With an election just around the corner, the Liberals are evidently gambling that the violent suppression of Mi'kmaq rights will go unopposed by the public. In that, they have badly misjudged the decency and compassion of Canadians. Even worse, they are, in their obsession to show who is boss, setting in motion a process that could culminate, as it has in so many other multi-ethnic states, in a protracted and bloody civil war. That this has not already happened is thanks only to the admirable patience of the Mi'kmaq Nation and the rest of aboriginal Canada. The federal government must work in good faith for a peaceful resolution to the "lobster wars," and develop a comprehensive policy to resolve aboriginal nations' just claims to a share of natural resources, before that patience runs out.
William Hipwell holds a Social Sciences and Humanities Research Council of Canada doctoral fellowship at Carleton University's department of geography and environmental studies.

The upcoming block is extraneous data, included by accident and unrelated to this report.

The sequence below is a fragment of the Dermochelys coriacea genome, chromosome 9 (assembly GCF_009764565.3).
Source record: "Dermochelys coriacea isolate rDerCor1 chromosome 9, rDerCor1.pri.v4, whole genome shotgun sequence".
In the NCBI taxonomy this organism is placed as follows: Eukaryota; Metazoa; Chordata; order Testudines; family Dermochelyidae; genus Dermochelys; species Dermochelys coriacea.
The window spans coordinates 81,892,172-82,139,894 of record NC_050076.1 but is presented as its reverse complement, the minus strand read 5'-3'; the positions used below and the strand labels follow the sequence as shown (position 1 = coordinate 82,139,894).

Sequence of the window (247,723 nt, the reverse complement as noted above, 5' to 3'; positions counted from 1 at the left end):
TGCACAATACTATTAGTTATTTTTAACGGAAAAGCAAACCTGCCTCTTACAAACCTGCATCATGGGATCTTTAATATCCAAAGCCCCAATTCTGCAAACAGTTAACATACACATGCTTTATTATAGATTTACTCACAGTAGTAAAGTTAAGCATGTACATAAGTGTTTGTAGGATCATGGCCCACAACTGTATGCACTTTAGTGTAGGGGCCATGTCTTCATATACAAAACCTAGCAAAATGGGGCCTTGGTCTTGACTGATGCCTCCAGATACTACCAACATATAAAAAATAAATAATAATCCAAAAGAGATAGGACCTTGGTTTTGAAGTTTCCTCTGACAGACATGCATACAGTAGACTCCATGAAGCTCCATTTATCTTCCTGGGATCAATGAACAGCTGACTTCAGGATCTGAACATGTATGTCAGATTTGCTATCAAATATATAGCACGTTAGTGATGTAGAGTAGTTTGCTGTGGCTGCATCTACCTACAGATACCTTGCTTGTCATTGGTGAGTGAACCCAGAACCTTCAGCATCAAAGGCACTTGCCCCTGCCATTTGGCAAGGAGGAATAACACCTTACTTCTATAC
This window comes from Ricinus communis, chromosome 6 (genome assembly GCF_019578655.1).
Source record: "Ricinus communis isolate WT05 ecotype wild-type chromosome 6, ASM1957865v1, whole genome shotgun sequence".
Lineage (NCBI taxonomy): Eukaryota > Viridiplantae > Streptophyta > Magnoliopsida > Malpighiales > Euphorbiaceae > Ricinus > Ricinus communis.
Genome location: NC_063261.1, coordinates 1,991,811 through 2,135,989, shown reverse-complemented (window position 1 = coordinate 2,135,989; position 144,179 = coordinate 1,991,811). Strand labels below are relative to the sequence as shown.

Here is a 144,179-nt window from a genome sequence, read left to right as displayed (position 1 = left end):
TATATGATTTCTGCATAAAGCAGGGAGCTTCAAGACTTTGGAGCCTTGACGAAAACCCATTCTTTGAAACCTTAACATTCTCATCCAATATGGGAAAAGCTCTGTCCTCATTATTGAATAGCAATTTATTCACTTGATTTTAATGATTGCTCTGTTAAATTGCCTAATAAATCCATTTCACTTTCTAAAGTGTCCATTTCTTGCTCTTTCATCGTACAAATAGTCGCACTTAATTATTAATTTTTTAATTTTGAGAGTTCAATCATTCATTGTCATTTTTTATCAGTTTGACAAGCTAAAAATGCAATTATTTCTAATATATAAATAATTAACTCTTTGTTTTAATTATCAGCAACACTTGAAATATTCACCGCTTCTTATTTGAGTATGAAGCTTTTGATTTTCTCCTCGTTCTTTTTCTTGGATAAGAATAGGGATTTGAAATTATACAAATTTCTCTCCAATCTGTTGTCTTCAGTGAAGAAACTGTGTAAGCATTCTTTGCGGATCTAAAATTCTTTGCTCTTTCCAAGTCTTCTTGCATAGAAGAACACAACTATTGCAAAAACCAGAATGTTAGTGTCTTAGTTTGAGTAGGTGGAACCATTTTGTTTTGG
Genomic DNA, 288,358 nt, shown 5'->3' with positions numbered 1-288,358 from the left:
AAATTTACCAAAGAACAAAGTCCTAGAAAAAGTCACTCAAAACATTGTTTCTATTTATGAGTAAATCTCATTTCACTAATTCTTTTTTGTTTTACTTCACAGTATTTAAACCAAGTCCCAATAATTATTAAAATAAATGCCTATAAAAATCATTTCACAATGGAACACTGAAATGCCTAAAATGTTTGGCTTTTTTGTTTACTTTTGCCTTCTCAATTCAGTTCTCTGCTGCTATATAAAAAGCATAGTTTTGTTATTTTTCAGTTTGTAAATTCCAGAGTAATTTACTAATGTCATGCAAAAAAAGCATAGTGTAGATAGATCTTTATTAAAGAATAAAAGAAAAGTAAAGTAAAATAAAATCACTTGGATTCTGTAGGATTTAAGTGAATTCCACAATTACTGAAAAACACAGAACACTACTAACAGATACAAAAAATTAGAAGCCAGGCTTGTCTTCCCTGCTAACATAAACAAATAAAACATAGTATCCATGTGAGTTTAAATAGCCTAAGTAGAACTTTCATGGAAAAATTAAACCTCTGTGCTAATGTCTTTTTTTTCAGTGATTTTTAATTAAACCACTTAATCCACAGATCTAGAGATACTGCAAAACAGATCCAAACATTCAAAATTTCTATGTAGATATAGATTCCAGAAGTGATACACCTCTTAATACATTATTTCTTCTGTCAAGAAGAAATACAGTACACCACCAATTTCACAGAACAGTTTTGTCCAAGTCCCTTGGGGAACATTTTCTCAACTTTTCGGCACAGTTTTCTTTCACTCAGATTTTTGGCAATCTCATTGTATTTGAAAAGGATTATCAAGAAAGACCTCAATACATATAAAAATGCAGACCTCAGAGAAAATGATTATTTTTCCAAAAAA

Amherst, Nova Scotia - July 25, 2000
The Atlantic Policy Congress (APC) of First Nations Chiefs Secretariat Inc. and the Maritime Fishermen's Union (MFU) wish to make a joint statement regarding the desire of Hunt Oil, of Texas, to perform seismic testing this fall in the waters of Sydney Bight, specifically in the waters off Port Morien to Cape Smokey, without completing an extensive environmental assessment prior to exploring.
The APC Chiefs, in Resolution #47/99, demanded that two similar exploration surveys be stopped in the Port Hood to Cheticamp area last December, where a lease is held by Corridor Resources.
Now, the Canada/Nova Scotia Offshore Petroleum board has chosen to by-pass the environmental assessment process regarding oil and gas exploration off its shores, and plan to issue these permits.